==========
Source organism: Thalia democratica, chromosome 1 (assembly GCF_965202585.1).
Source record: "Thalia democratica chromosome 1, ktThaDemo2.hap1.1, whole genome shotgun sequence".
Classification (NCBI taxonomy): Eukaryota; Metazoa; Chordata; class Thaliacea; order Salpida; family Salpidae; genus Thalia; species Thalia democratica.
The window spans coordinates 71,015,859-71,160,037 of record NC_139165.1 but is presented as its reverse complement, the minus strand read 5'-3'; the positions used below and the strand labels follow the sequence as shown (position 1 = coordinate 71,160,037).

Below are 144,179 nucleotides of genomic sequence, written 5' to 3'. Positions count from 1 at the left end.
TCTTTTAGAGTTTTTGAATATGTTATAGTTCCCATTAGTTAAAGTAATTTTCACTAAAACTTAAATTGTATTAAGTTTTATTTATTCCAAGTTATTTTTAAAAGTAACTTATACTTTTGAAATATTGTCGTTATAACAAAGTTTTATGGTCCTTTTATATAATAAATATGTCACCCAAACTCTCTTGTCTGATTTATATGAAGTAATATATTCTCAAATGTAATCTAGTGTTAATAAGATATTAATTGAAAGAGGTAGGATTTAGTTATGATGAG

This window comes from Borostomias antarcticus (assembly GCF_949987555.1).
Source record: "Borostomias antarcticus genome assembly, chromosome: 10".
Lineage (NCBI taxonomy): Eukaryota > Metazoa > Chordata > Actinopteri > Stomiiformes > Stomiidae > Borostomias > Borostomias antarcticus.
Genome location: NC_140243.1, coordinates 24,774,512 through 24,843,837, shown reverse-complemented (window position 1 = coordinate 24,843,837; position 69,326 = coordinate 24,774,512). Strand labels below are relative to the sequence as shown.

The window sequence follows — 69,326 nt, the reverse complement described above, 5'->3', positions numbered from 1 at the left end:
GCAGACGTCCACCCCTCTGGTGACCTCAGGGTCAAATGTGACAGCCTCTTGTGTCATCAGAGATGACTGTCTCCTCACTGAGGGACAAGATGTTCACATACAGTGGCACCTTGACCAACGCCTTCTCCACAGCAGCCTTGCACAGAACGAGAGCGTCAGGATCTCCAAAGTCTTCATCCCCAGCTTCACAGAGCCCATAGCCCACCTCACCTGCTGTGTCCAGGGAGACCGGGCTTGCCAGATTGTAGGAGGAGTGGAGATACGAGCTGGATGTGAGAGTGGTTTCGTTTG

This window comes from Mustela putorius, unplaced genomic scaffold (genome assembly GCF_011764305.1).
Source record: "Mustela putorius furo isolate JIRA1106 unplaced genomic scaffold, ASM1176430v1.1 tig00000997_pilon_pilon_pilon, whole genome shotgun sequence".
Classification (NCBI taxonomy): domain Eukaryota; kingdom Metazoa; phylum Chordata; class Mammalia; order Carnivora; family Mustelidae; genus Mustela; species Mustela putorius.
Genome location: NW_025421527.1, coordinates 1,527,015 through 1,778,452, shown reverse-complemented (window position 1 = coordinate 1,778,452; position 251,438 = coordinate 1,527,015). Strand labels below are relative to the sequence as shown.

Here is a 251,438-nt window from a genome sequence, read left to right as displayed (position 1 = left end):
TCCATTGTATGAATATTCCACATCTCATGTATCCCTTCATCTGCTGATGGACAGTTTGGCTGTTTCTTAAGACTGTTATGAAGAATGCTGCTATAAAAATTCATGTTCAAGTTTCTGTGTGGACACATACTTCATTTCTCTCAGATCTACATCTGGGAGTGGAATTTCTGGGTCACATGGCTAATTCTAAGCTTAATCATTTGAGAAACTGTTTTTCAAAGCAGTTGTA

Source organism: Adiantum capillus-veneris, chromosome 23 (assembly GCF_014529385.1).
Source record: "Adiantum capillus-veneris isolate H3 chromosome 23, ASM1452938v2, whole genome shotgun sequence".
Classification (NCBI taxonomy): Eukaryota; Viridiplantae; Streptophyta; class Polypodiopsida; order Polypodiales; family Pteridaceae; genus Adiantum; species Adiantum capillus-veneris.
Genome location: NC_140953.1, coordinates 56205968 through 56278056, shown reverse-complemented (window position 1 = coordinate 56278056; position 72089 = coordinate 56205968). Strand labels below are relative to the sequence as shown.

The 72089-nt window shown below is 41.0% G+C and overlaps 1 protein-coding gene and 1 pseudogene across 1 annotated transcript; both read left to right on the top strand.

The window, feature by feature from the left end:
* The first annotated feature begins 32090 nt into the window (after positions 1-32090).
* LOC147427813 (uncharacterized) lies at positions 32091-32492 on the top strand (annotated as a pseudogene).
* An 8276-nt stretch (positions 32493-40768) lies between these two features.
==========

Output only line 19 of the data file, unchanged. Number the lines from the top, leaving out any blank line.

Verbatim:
Source organism: Adiantum capillus-veneris, chromosome 23 (assembly GCF_014529385.1).